Transparent Supply Chains
Another word for the above is transparency. You might have heard of it in this context before now, but if this is your first time hearing about a transparent supply chain, allow me to give a brief explanation of why it is so important.
Transparency is crucial for all businesses, but keeping this in the world of socks, having a transparent supply chain allows customers to trace the journey of a sock from the farm to their feet.
This level of transparency and certifications encourage companies to improve their practices, and by setting standards and requiring certifications, organizations like the Textile Exchange can help drive positive change in the industry.
So Where Is Darn Tough in Becoming an RWS-Certified Company?
You might recall that at the beginning of this post, I said, “When it comes to our wool, we follow the Responsible Wool Standard (RWS).”
Follow is the keyword there. We are currently one final step away from being a RWS-certified company.
Currently, 85% of the wool we source to knit our socks is RWS certified. The remaining 15% of our wool that is not RWS certified is used for Tactical socks. The material for these socks must be Berry Compliant (BC).
All materials used in a BC product must be sourced from the United States, as laid out by the Berry Amendment. As of today, there is very limited RWS-certified wool in the US, and there is little-to-no US Merino Wool that is RWS compliant. But never say never...
The final step of becoming an RWS-certified brand happens here in Vermont, when the yarn is brought into our warehouse and threaded up on our machines. For every sock we knit with RWS wool, we need to have a clear path from receiving the cones of yarn to where our finished socks are stored and packed to be mailed out to you, our loving customers.
We need to prove that we are actually using this RWS yarn and not just saying we are. That might sound simple, but what it looks like for us is updating our operations from start to finish, which is a multi-year project we are developing a roadmap for.
Once we are certified, every year an auditor (with a direct connection to the Textile Exchange) will come in and evaluate our process and each of our facilities and make sure that we are doing our due diligence so you the customer can feel at peace when sliding your toes into your fresh wooly socks.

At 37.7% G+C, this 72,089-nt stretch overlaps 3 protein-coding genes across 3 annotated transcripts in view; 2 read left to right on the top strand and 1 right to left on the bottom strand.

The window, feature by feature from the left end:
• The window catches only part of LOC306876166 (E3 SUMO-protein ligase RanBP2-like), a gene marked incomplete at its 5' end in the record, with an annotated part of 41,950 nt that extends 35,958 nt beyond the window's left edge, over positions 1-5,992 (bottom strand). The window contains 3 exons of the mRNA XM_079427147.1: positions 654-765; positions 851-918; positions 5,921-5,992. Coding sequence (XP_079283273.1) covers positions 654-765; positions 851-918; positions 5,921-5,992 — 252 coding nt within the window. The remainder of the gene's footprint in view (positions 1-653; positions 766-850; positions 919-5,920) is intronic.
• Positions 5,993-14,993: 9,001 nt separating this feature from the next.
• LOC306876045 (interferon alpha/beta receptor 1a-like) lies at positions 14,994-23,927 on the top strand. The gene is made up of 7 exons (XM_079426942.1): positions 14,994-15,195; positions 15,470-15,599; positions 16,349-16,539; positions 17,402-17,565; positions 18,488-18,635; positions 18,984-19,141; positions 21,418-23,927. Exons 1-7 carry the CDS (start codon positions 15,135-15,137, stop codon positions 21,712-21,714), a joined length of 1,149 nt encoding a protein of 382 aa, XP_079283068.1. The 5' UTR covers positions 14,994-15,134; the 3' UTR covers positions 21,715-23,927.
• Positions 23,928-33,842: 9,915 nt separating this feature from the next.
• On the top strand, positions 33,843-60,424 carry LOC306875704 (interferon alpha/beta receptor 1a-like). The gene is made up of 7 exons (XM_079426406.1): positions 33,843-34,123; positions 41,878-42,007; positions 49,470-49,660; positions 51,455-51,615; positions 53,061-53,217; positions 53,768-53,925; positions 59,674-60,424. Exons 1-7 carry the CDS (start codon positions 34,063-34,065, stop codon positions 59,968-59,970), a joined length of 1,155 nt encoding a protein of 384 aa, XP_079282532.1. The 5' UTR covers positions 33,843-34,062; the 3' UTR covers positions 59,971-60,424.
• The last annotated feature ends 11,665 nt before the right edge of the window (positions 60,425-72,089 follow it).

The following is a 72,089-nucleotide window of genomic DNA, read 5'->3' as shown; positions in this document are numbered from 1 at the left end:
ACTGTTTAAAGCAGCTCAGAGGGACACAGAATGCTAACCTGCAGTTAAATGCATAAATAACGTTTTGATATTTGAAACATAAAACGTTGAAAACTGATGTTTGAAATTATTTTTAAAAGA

Back to the present, we are currently in the process of getting our ducks in a row to get all of our facilities approved and certified, and trust me… when we have it you will know!
Support Responsible Supply Chains
As this chapter comes to an end, I want to encourage you all to learn more about where your clothing comes from and the other certifications that exist out there. RWS isn’t the only wool certification out there, but it’s the one that makes sense for us and our product.
For more information about the Textile Exchange and other certifications for responsible fibers practices (cotton, down, recycled nylon, recycled polyester) please visit their website.
This same theory of having a transparent supply chain can be applied to every item that you buy. Dig around on the company's website and see if they have a section about where their product is made, who makes it, and what it's made of. Scroll to the bottom of the page and see if they list their certifications and also who is a supporter of their company.
Each company has its own version of transparency, some are clean and easy to follow, and some might be a little muddier to work out. As consumers, we have the power to decide if a company deserves our hard-earned money and support.
And with that, I will step off my certified organic, RWS, non-GMO, gluten-free soap box and bid you all ado.
Be well. Be warm and shop wisely.
Darn Tough's Fiber Nerd
About the Author
The Darn Tough Fiber Nerd is one of many on a team that cares about where our wool and other materials come from, and this Fiber Nerd hopes they have relayed this information kindly and accurately. They wrote this blog post in their home with 5 different animals trying to climb into their lap and get some scratches. It was a struggle.